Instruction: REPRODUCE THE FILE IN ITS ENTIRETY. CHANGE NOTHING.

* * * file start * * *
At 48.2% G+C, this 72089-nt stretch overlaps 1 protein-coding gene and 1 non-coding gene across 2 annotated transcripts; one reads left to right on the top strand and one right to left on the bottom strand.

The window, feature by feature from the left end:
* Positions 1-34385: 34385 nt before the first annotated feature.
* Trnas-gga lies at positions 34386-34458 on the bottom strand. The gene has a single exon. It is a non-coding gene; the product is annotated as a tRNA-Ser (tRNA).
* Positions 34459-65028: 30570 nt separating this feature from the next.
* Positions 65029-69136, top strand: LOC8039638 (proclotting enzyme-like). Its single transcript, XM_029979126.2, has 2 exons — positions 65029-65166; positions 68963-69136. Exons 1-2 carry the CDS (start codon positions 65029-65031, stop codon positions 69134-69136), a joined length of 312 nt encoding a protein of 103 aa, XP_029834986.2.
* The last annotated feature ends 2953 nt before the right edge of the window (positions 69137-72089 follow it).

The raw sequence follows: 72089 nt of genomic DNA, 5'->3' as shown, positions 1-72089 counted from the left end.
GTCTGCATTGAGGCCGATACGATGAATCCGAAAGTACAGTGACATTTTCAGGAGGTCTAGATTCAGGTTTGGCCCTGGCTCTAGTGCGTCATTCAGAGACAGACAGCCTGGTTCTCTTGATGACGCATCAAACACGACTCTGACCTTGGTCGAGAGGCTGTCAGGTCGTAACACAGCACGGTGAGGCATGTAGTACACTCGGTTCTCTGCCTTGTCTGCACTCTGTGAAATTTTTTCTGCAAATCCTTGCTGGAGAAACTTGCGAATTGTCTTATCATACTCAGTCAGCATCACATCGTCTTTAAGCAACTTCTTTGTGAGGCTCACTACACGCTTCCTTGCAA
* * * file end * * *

At 48.2% G+C, this 72089-nt stretch overlaps 1 protein-coding gene and 1 non-coding gene across 2 annotated transcripts; one reads left to right on the top strand and one right to left on the bottom strand.

The window, feature by feature from the left end:
* Positions 1-34385: 34385 nt before the first annotated feature.
* Trnas-gga lies at positions 34386-34458 on the bottom strand. The gene has a single exon. It is a non-coding gene; the product is annotated as a tRNA-Ser (tRNA).
* Positions 34459-65028: 30570 nt separating this feature from the next.
* Positions 65029-69136, top strand: LOC8039638 (proclotting enzyme-like). Its single transcript, XM_029979126.2, has 2 exons — positions 65029-65166; positions 68963-69136. Exons 1-2 carry the CDS (start codon positions 65029-65031, stop codon positions 69134-69136), a joined length of 312 nt encoding a protein of 103 aa, XP_029834986.2.
* The last annotated feature ends 2953 nt before the right edge of the window (positions 69137-72089 follow it).

The raw sequence follows: 72089 nt of genomic DNA, 5'->3' as shown, positions 1-72089 counted from the left end.
GTCTGCATTGAGGCCGATACGATGAATCCGAAAGTACAGTGACATTTTCAGGAGGTCTAGATTCAGGTTTGGCCCTGGCTCTAGTGCGTCATTCAGAGACAGACAGCCTGGTTCTCTTGATGACGCATCAAACACGACTCTGACCTTGGTCGAGAGGCTGTCAGGTCGTAACACAGCACGGTGAGGCATGTAGTACACTCGGTTCTCTGCCTTGTCTGCACTCTGTGAAATTTTTTCTGCAAATCCTTGCTGGAGAAACTTGCGAATTGTCTTATCATACTCAGTCAGCATCACATCGTCTTTAAGCAACTTCTTTGTGAGGCTCACTACACGCTTCCTTGCAA